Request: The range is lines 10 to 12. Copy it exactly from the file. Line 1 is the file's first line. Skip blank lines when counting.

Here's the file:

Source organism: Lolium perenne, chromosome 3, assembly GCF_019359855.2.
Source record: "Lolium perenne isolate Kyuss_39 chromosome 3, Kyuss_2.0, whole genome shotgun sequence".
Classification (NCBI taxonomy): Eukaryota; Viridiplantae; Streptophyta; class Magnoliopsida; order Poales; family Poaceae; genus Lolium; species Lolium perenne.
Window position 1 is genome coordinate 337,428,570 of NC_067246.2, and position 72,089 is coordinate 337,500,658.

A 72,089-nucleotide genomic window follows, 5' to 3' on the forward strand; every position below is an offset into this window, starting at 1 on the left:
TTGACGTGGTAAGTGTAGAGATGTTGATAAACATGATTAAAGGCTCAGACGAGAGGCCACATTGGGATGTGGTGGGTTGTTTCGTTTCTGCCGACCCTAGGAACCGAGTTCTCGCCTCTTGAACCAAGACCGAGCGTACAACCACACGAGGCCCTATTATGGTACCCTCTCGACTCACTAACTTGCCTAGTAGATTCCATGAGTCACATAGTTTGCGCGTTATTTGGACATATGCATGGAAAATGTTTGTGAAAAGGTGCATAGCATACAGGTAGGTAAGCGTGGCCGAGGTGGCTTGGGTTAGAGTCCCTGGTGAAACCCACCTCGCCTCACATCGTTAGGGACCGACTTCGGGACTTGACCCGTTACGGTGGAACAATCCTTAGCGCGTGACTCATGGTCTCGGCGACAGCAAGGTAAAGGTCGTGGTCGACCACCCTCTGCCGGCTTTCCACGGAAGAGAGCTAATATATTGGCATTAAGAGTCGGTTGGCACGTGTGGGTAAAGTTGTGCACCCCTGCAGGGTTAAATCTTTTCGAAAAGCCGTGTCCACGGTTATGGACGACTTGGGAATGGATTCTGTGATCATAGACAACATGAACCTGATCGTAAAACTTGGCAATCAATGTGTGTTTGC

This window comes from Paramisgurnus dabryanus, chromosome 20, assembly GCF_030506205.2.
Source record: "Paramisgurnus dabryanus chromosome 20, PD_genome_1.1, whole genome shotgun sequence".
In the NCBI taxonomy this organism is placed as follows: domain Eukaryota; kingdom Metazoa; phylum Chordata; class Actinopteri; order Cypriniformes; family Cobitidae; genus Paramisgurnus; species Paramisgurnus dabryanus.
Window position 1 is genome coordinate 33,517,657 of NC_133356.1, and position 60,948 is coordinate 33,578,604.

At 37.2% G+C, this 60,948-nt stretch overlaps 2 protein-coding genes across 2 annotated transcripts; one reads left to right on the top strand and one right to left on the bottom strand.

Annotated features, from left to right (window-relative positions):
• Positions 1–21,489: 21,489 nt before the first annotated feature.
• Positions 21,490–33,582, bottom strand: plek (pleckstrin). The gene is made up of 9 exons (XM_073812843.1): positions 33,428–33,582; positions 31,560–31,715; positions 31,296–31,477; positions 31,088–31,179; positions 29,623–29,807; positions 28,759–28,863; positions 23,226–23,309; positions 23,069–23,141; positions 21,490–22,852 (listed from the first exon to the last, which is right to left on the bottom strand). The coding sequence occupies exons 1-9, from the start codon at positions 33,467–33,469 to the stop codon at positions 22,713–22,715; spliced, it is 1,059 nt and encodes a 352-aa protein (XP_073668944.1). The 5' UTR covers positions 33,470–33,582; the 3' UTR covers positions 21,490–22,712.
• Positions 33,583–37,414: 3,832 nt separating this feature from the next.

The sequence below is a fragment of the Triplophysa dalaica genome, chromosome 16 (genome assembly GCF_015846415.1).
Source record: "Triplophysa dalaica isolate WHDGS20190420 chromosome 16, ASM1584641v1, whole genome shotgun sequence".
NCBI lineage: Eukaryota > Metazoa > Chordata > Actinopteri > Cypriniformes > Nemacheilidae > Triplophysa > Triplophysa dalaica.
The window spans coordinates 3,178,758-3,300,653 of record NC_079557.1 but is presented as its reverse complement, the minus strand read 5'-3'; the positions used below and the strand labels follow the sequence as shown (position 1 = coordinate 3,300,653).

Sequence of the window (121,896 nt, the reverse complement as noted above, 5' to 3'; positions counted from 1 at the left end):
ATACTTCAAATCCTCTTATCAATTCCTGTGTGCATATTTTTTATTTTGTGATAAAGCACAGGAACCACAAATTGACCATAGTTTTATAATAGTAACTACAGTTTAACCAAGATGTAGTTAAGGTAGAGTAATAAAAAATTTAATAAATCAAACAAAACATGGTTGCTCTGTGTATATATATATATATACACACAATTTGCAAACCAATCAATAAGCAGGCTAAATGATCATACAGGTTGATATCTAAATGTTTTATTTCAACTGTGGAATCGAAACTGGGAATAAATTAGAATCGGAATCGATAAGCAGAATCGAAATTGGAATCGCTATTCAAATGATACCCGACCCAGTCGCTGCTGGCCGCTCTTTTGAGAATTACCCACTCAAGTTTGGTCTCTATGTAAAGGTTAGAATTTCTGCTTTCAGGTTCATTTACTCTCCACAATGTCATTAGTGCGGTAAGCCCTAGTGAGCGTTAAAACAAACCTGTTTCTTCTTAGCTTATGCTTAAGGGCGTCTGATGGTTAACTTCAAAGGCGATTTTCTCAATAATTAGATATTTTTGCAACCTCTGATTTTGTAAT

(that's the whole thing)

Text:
Window position 1 is genome coordinate 33,517,657 of NC_133356.1, and position 60,948 is coordinate 33,578,604.

At 37.2% G+C, this 60,948-nt stretch overlaps 2 protein-coding genes across 2 annotated transcripts; one reads left to right on the top strand and one right to left on the bottom strand.

Annotated features, from left to right (window-relative positions):